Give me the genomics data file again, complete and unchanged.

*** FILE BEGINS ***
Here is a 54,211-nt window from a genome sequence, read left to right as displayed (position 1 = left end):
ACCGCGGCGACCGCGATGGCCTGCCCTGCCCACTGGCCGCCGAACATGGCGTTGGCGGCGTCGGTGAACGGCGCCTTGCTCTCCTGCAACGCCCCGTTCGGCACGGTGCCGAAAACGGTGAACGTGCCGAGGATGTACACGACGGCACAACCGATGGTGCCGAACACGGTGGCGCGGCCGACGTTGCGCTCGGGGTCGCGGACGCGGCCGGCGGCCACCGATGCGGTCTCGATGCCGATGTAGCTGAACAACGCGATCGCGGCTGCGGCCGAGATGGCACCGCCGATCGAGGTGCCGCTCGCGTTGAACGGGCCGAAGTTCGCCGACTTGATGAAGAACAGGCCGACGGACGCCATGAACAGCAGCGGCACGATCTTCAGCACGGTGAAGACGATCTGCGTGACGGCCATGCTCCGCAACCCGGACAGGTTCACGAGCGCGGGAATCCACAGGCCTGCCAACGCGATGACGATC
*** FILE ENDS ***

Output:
Here is a 54,211-nt window from a genome sequence, read left to right as displayed (position 1 = left end):
ACCGCGGCGACCGCGATGGCCTGCCCTGCCCACTGGCCGCCGAACATGGCGTTGGCGGCGTCGGTGAACGGCGCCTTGCTCTCCTGCAACGCCCCGTTCGGCACGGTGCCGAAAACGGTGAACGTGCCGAGGATGTACACGACGGCACAACCGATGGTGCCGAACACGGTGGCGCGGCCGACGTTGCGCTCGGGGTCGCGGACGCGGCCGGCGGCCACCGATGCGGTCTCGATGCCGATGTAGCTGAACAACGCGATCGCGGCTGCGGCCGAGATGGCACCGCCGATCGAGGTGCCGCTCGCGTTGAACGGGCCGAAGTTCGCCGACTTGATGAAGAACAGGCCGACGGACGCCATGAACAGCAGCGGCACGATCTTCAGCACGGTGAAGACGATCTGCGTGACGGCCATGCTCCGCAACCCGGACAGGTTCACGAGCGCGGGAATCCACAGGCCTGCCAACGCGATGACGATC